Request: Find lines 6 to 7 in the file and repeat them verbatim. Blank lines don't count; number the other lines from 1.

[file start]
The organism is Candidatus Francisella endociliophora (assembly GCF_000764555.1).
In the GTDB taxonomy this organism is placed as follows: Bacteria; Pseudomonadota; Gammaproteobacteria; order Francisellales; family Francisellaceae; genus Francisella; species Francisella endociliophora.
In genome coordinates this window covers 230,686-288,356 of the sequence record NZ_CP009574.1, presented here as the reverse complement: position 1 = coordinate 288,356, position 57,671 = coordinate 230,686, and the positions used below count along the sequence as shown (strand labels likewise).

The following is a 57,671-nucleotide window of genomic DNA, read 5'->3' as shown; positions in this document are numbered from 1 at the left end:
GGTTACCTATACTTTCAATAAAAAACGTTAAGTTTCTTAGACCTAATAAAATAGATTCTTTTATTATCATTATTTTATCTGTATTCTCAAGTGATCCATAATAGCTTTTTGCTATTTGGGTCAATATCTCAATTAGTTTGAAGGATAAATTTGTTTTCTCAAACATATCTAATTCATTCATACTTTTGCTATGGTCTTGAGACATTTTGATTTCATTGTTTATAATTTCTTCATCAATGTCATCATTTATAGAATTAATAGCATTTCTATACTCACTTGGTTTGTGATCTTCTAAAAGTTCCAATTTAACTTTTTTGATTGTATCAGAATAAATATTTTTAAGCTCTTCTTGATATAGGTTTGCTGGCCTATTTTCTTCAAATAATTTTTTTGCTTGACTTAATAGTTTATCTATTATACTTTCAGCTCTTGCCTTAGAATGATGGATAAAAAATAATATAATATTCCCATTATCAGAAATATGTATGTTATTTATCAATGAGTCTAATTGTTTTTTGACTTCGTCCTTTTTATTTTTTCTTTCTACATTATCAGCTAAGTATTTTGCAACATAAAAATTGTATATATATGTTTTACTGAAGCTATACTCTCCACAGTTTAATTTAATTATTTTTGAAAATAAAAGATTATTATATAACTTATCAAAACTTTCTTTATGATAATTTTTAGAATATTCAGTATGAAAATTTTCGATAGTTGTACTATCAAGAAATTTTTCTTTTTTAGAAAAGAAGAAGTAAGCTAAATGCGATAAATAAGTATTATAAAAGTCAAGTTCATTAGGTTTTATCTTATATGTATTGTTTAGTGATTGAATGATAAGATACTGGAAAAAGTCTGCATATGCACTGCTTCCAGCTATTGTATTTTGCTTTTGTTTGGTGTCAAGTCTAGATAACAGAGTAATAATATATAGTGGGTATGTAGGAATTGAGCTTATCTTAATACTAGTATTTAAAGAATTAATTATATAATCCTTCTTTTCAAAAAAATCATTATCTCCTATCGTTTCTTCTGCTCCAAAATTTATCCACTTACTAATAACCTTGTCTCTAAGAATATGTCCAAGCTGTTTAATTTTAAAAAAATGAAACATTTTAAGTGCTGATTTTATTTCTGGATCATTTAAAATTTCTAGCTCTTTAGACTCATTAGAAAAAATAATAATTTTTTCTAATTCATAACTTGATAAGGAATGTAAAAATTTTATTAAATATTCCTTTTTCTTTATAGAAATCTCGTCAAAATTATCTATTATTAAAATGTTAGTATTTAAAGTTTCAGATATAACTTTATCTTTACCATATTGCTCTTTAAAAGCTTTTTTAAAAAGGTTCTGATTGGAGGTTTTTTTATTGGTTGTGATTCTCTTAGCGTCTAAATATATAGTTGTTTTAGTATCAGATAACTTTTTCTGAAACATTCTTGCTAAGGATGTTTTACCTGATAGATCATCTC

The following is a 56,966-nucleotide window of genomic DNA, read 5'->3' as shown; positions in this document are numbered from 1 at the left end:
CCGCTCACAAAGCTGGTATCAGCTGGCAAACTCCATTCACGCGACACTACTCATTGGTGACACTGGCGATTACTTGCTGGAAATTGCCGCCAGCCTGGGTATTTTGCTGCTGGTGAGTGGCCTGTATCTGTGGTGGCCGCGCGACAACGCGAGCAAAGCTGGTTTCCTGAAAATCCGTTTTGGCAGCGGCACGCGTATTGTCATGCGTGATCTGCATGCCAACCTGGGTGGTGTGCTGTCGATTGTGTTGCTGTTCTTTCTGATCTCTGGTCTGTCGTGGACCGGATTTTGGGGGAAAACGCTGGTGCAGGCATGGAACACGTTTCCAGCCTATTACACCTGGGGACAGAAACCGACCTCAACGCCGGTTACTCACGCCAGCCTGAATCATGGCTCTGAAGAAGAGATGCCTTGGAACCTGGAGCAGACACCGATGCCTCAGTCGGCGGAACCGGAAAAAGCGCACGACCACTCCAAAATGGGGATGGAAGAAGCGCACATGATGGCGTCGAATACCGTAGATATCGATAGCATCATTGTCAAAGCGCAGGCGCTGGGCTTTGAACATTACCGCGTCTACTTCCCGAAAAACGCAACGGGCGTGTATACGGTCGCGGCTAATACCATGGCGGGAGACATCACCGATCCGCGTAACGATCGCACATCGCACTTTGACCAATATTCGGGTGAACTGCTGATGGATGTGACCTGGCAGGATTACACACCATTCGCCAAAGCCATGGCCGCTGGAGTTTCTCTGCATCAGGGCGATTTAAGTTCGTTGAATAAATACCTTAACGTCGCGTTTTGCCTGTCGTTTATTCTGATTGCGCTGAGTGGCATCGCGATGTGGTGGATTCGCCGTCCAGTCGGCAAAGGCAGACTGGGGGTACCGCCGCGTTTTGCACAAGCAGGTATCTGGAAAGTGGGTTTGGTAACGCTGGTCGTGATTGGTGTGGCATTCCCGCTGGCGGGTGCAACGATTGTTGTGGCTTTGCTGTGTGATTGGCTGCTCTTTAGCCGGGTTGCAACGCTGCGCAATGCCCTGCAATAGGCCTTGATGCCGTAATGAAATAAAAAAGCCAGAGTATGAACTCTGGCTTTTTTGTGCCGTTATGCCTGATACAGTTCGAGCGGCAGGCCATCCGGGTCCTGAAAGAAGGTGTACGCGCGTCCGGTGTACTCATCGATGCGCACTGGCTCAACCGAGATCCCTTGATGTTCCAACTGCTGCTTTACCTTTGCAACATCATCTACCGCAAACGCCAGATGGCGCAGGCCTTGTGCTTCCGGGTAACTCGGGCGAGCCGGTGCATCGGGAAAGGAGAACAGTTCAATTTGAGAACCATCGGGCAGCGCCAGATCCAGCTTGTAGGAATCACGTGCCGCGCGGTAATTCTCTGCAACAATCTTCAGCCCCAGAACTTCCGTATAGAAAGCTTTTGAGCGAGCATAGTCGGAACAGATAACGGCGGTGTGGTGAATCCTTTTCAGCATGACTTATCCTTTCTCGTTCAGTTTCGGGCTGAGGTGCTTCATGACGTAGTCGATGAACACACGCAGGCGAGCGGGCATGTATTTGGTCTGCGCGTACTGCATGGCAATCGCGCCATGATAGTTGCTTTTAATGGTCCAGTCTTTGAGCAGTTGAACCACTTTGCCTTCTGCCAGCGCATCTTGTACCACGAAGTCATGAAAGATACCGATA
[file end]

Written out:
The following is a 56,966-nucleotide window of genomic DNA, read 5'->3' as shown; positions in this document are numbered from 1 at the left end:
CCGCTCACAAAGCTGGTATCAGCTGGCAAACTCCATTCACGCGACACTACTCATTGGTGACACTGGCGATTACTTGCTGGAAATTGCCGCCAGCCTGGGTATTTTGCTGCTGGTGAGTGGCCTGTATCTGTGGTGGCCGCGCGACAACGCGAGCAAAGCTGGTTTCCTGAAAATCCGTTTTGGCAGCGGCACGCGTATTGTCATGCGTGATCTGCATGCCAACCTGGGTGGTGTGCTGTCGATTGTGTTGCTGTTCTTTCTGATCTCTGGTCTGTCGTGGACCGGATTTTGGGGGAAAACGCTGGTGCAGGCATGGAACACGTTTCCAGCCTATTACACCTGGGGACAGAAACCGACCTCAACGCCGGTTACTCACGCCAGCCTGAATCATGGCTCTGAAGAAGAGATGCCTTGGAACCTGGAGCAGACACCGATGCCTCAGTCGGCGGAACCGGAAAAAGCGCACGACCACTCCAAAATGGGGATGGAAGAAGCGCACATGATGGCGTCGAATACCGTAGATATCGATAGCATCATTGTCAAAGCGCAGGCGCTGGGCTTTGAACATTACCGCGTCTACTTCCCGAAAAACGCAACGGGCGTGTATACGGTCGCGGCTAATACCATGGCGGGAGACATCACCGATCCGCGTAACGATCGCACATCGCACTTTGACCAATATTCGGGTGAACTGCTGATGGATGTGACCTGGCAGGATTACACACCATTCGCCAAAGCCATGGCCGCTGGAGTTTCTCTGCATCAGGGCGATTTAAGTTCGTTGAATAAATACCTTAACGTCGCGTTTTGCCTGTCGTTTATTCTGATTGCGCTGAGTGGCATCGCGATGTGGTGGATTCGCCGTCCAGTCGGCAAAGGCAGACTGGGGGTACCGCCGCGTTTTGCACAAGCAGGTATCTGGAAAGTGGGTTTGGTAACGCTGGTCGTGATTGGTGTGGCATTCCCGCTGGCGGGTGCAACGATTGTTGTGGCTTTGCTGTGTGATTGGCTGCTCTTTAGCCGGGTTGCAACGCTGCGCAATGCCCTGCAATAGGCCTTGATGCCGTAATGAAATAAAAAAGCCAGAGTATGAACTCTGGCTTTTTTGTGCCGTTATGCCTGATACAGTTCGAGCGGCAGGCCATCCGGGTCCTGAAAGAAGGTGTACGCGCGTCCGGTGTACTCATCGATGCGCACTGGCTCAACCGAGATCCCTTGATGTTCCAACTGCTGCTTTACCTTTGCAACATCATCTACCGCAAACGCCAGATGGCGCAGGCCTTGTGCTTCCGGGTAACTCGGGCGAGCCGGTGCATCGGGAAAGGAGAACAGTTCAATTTGAGAACCATCGGGCAGCGCCAGATCCAGCTTGTAGGAATCACGTGCCGCGCGGTAATTCTCTGCAACAATCTTCAGCCCCAGAACTTCCGTATAGAAAGCTTTTGAGCGAGCATAGTCGGAACAGATAACGGCGGTGTGGTGAATCCTTTTCAGCATGACTTATCCTTTCTCGTTCAGTTTCGGGCTGAGGTGCTTCATGACGTAGTCGATGAACACACGCAGGCGAGCGGGCATGTATTTGGTCTGCGCGTACTGCATGGCAATCGCGCCATGATAGTTGCTTTTAATGGTCCAGTCTTTGAGCAGTTGAACCACTTTGCCTTCTGCCAGCGCATCTTGTACCACGAAGTCATGAAAGATACCGATA